This blog is several years old, but a couple years ago, for a couple years, it lived on Squarespace. When I moved it back here to WordPress, I wanted to preserve all the posts I had written during that two-year span so there wasn’t some weird two-year gap in content.

As a result, I have multiple versions of the same content posted to both sites. For example, I published this post on my old site:

Screenshot of Instagram blog post on Squarespace website

And now it’s syndicated on this site:

Screenshot of syndicated blog post on WordPress website

Google doesn’t like this and will penalize both sites in search rankings—unless there’s an HTML tag that tells Google which blog post is the original.

That tag is called rel=canonical.

All you have to do to use it is add some code in the syndicated post’s HTML header section that says:

<link rel="canonical" href="http://youroriginalblogposthere.com">

That tells Google that the syndicated post is syndicated and that all search traffic should be directed back toward the original.

(Note: I use the Thesis WordPress theme on this site, so I end up just having to paste the original URL into a box in my New Post composer screen.)

If you’re curious about some of the more technical aspects of this and why it’s necessary, check out this post from Neil Patel, which I found while researching how to syndicate my posts properly. You can also read Google’s rel=canonical page if you want the official explanation.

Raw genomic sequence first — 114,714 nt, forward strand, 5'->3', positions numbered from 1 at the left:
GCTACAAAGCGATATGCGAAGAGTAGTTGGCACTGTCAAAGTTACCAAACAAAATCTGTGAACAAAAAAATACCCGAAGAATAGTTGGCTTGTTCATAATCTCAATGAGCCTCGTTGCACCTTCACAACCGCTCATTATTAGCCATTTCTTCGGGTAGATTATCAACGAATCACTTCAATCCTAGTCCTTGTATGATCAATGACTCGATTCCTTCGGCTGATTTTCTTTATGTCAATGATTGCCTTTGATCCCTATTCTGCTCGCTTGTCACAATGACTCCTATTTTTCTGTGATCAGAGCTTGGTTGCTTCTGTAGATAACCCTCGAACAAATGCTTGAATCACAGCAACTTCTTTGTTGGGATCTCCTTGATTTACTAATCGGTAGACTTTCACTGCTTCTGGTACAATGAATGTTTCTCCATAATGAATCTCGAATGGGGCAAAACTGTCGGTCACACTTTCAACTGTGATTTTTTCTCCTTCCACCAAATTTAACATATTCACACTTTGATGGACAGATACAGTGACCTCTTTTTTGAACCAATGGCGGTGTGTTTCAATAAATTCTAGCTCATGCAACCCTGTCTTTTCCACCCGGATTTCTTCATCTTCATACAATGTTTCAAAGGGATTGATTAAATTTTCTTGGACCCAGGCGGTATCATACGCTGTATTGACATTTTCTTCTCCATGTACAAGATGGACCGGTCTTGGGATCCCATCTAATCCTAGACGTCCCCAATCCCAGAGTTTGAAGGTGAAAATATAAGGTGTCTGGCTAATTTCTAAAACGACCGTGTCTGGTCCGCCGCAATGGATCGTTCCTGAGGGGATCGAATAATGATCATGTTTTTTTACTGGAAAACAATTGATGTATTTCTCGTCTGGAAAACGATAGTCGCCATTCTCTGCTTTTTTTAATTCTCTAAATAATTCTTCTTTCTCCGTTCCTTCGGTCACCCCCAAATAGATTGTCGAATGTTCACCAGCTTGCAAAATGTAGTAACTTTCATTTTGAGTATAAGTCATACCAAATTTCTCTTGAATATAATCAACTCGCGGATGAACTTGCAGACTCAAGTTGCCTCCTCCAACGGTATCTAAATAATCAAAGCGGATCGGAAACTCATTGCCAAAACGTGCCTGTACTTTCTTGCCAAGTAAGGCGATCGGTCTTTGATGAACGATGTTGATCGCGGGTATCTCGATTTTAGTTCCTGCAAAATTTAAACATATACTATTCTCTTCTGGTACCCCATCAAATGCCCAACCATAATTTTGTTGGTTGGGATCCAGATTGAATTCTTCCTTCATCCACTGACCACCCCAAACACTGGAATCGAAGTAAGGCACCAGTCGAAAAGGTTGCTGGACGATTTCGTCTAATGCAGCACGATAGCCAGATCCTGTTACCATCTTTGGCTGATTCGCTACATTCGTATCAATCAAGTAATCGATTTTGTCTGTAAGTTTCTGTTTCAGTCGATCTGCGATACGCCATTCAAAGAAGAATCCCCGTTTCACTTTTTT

Text over a typewriter that says How to Republish Blog Posts Without Taking an SEO Hit

Quote on top of stacks of books: "How I've Read 3 Books This Year Without Being Much of a Reader"

When I started running—struggling to run is what I should say—one of the best pieces of advice I read was go slow. You’ll run further if you slow down and pace yourself.

I came across similar advice recently with reading, which I also suck at, from Belle Beth Cooper.

When I first started to focus on building healthier habits a few years ago, one of the biggest mistakes I made was to ask too much of myself.

I would go from reading hardly ever to attempting to read one book per week. Or from getting up at 9 a.m. most days to trying to roll out of bed before 6 a.m. every morning.

The distance between where I was starting and where I wanted to be was so great that I would fail a lot. And each failure made it harder to succeed the next day.

But, she goes on to say, if you take the habit you’re trying to create and break it down into something much smaller to start with, you have much greater odds of success.

The point is to focus on repeating the habit every day, but not worrying about how effective that habit is. In other words, quantity first; quality later.

I read that post back in January. To date, I’ve read three books this year:

I’m midway through my fourth right now: A People’s History of the United States. In fact, I read a little more than one page of it last night.

A couple things help to keep me going:

  1. Designate a time to read every day. I take the bus to and from work, so both those times are easy opportunities to get a few pages in.